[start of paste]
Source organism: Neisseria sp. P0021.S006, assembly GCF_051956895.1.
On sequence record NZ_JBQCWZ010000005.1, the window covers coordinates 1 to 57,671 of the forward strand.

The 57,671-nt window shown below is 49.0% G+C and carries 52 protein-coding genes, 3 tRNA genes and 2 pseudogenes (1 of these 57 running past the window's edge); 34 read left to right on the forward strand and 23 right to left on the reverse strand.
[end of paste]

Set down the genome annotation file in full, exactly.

Source organism: Neisseria sp. P0021.S006, assembly GCF_051956895.1.
On sequence record NZ_JBQCWZ010000005.1, the window covers coordinates 1 to 57,671 of the forward strand.

The 57,671-nt window shown below is 49.0% G+C and carries 52 protein-coding genes, 3 tRNA genes and 2 pseudogenes (1 of these 57 running past the window's edge); 34 read left to right on the forward strand and 23 right to left on the reverse strand.